Latin America’s Air Pollution Impacts Climate and Health

Air pollution is the biggest environmental risk for health in the Americas, according to the World Health Organization. The theme of World Environment Day this year is Air Pollution, and this opportunity to highlight the seriousness of the problem could not come at a better time for Latin America.

Just a few weeks ago, Mexico suffered terrible air pollution when wildfires raged throughout much of the country, burning almost 849,000 acres in 32 different jurisdictions from January to May. As a result, the air quality in Mexico reached toxic levels in various states, the government closed schools, and recommended that people stay inside.

The red points represent wildfires that were active between the 11th and 12th of May.


At the same time, and at the other end of Latin America, Chile is preparing for winter, the time of year when air pollution is at its worst due to the widespread use of wood for heating and cooking in homes and other buildings. Because of this, cities in central and southern Chile typically have air quality levels that are among the worst in the Western Hemisphere. Ten million Chileans live in areas that are categorized as “saturated” due to the high levels of fine particulate matter in the air.

Furthermore, most countries and cities in the region do not have standards for fuel efficiency, vehicle emissions, or fuel quality, which are generally considered to be the basic standards for creating a cleaner transportation sector. This means that the majority of light- and heavy-duty vehicles in the region emit high levels of carbon dioxide and particulate matter, worsening air pollution—and at a rate that is growing due to the increasing number of vehicles in the region.

A dense layer of fog is seen over Santiago in the winter

Saperaud / Wikimedia Commons

These sources of air pollution—vehicles, wood, and wildfires—damage public health and the climate because they contain a component of fine particulate matter (or PM2.5) called black carbon.

Black carbon is a major component of diesel engine exhaust—the black, sooty smoke that spews from tailpipes of dirty diesel cars and trucks, and wood (especially wet wood), among other sources. Health experts have found ties between exposure to black carbon and decreased vascular function and respiratory problems, including aggravated asthma, decreased lung function and lung inflammation. The World Health Organization has determined that diesel exhaust, outdoor air pollution and particulate matter (which includes black carbon) cause cancer.

Black carbon is also not good for the climate. In fact, scientists have identified black carbon as the second most powerful contributor to climate change after carbon dioxide. As a short-lived climate pollutant (SLCP), black carbon emissions last a matter of days in the atmosphere, meaning its effects can be felt almost immediately. Fortunately, that means that the benefits of reducing black carbon emissions can be felt almost immediately as well.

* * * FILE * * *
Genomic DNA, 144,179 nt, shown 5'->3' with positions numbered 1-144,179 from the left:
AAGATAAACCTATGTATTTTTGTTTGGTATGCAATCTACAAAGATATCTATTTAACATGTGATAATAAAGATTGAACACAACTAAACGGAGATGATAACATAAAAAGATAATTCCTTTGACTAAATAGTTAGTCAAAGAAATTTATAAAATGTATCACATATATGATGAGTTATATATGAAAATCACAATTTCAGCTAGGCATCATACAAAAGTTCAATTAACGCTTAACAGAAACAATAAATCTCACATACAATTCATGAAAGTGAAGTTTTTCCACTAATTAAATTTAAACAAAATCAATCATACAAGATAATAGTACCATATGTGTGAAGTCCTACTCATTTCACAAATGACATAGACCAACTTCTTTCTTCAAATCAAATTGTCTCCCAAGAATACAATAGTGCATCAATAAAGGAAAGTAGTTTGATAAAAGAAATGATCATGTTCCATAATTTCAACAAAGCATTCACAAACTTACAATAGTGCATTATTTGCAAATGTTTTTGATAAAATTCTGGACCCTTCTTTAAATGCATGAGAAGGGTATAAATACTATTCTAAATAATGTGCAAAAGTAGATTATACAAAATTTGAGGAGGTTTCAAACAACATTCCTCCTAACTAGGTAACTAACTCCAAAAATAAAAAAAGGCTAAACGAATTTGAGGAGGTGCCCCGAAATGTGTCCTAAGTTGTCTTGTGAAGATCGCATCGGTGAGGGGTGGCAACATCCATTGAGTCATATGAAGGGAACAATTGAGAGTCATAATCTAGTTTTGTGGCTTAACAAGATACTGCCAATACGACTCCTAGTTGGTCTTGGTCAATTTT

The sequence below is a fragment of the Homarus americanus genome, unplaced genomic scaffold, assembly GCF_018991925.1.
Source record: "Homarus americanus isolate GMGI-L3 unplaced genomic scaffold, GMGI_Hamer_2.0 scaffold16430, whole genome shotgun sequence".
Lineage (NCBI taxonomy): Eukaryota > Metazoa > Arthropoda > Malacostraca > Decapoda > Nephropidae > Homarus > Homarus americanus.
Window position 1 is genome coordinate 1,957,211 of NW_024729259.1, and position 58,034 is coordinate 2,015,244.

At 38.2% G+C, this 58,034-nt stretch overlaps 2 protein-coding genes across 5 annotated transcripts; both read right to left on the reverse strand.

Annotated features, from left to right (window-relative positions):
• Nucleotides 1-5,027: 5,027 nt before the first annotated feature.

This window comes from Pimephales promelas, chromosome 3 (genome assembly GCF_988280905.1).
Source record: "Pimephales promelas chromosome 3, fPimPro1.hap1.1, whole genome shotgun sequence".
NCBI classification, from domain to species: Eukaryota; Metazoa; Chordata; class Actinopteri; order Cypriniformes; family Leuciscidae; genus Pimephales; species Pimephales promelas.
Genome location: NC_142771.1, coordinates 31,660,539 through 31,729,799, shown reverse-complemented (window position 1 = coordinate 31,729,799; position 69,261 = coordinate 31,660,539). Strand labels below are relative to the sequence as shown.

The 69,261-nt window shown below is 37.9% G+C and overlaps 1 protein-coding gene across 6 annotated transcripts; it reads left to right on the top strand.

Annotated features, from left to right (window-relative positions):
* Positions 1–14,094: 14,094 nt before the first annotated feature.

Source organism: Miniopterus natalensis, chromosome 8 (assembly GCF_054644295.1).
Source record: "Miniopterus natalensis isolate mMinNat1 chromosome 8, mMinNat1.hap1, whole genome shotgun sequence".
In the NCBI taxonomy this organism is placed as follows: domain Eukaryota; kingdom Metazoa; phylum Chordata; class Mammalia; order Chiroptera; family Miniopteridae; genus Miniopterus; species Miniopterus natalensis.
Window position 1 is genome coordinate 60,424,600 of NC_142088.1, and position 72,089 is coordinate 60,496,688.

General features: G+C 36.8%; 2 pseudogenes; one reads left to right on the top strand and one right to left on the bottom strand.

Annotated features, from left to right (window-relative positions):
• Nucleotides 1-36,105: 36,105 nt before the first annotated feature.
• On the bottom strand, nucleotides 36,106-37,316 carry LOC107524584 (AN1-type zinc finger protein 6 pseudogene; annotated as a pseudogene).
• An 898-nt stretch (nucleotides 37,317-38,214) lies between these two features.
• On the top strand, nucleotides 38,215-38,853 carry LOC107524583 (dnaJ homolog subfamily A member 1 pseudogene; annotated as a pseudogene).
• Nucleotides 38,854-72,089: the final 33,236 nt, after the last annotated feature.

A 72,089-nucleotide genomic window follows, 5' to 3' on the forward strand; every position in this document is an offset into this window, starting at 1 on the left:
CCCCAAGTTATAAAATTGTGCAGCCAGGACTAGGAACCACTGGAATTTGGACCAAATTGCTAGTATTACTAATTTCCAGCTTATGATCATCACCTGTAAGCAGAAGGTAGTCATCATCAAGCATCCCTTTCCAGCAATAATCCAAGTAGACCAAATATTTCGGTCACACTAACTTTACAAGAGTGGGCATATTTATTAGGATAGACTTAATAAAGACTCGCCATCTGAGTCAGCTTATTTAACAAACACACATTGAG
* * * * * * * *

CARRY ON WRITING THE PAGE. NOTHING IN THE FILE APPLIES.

The good news is that countries, cities, and communities have the opportunity to fight climate change at the same time as they improve air quality for their citizens by reducing black carbon emissions in particular. What’s more, the policy and technology solutions already exist. Fuel efficiency, emissions, and fuel quality standards, as I mentioned above, are fundamental policies in cleaner transport systems around the world. Bicycles, pedestrian zones, public transport, electromobility—all can play a significant role in reducing air pollution in cities throughout Latin America.

To reduce pollution from wood burning, houses and buildings can install better insulation, which can improve the energy efficiency of those buildings and reduce the need to burn so much wood. At the same time, governments and the private sector can work to make alternative heating systems available to people, such as district heating and solar PV with residential-scale storage.

In fact, there is already a great deal of progress in Latin America in public policies, private sector initiatives, financial innovation, and civil society action, all directed towards addressing this problem. I have been lucky enough to participate in an event just last week in Santiago de Chile that was focused specifically on reducing black carbon emissions and including it, among other short-lived climate pollutants, in Chile’s international climate commitments. (Disclaimer: NRDC co-organized the evento with the InterAmerican Association for Environmental Defense and Chile’s Ministry of Enviroment.)

I’m writing this blog from the Latam Mobility Summit in Medellín, Colombia, where the hundreds of participants are enthusiastic and optimistic about the future of sustainable transport in the region.

Poster advertising a festival for cleaner air in Medellín


World Environment Day this year is an important reminder that we can address two serious problems at the same time, that is, by fighting a threat to both public health and the planet’s climate. The solutions and will already exist, so all that remains is to act.

About the Authors

Amanda Maxwell

Managing Director, International Program

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